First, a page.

Amsterdam ISBSA

Since last monday I have been in Amsterdam, the city built on herring bones and reclaimed land. I was attending the week-long ISBSA conference – The International Symposium on Boat and Ship Archaeology. One of the great things about maritime archaeology is the sheer variety and scope of this field, with topics varying from an in-depth study of a single Roman barge from 60AD, found in France, to an annual project scanning to seabed of the Zuiderzee to understand the dangerous and swiftly changing tidal channels.

Although I didn’t get much work done PhD wise, succeeding only in catching a cold, I did get a few ideas for future projects and presentations of my own. One interesting project – a student’s master thesis – was about the Dutch watership, a wooden vessel that was in use from around 1600 to about 1800. It was a trawler of sorts then, with a well inside to keep a live catch. It was a popular vessel and got bigger as Amsterdam expanded and the population needed a larger food supply. Later on it was also used as a tug, before being abandoned in favour of other vessel types. Later on in the week I saw a lecture on the seabed survey that was/is being conducted in the Baltic, along where the new pipe line will run. It was interesting to note the number of shipwrecks that were discovered, as well as the suspected shipwrecks and the dis-articulated timbers that litter the seabed.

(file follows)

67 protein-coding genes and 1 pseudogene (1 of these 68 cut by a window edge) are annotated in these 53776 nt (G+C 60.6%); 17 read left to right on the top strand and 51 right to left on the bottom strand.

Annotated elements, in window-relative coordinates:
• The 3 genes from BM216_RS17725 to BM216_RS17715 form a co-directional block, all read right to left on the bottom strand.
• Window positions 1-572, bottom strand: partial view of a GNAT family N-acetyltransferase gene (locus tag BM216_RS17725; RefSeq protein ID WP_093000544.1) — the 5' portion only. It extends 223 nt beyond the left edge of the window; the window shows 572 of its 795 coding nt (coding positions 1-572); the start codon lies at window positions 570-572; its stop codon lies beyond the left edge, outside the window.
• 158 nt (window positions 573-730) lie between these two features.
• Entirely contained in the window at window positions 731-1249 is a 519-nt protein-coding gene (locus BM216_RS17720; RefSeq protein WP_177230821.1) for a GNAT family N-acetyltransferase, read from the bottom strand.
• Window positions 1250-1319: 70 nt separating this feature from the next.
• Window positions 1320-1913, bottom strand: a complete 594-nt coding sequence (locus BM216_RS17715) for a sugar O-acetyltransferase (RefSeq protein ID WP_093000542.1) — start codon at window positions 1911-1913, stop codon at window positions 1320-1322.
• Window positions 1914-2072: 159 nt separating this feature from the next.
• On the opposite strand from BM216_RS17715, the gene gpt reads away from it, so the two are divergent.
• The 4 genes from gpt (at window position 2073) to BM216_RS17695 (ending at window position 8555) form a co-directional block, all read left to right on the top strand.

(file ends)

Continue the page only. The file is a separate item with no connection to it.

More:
It got me to thinking less about ships and more about ship gear, as I now wonder how much gear is lying on the bottom, not just the ships themselves. Trawling is almost invisible in archaeology because the gear does not survive – or at least, that is the assumption. But how many of the random, loose timbers that are picked up, dismissed and disposed of are actually a key part of our maritime heritage? I’m sure the maritime historians – and archaeologists – would be very happy to find a 17th century beam from a beam trawl, or a pair of wooden doors from the 1880’s. The net might not survive, but it’s not impossible – rope and organic matter like fabric, leather, hemp and plant material can be found on shipwrecks of all ages, it’s just a matter of their environment and recognising what has been found…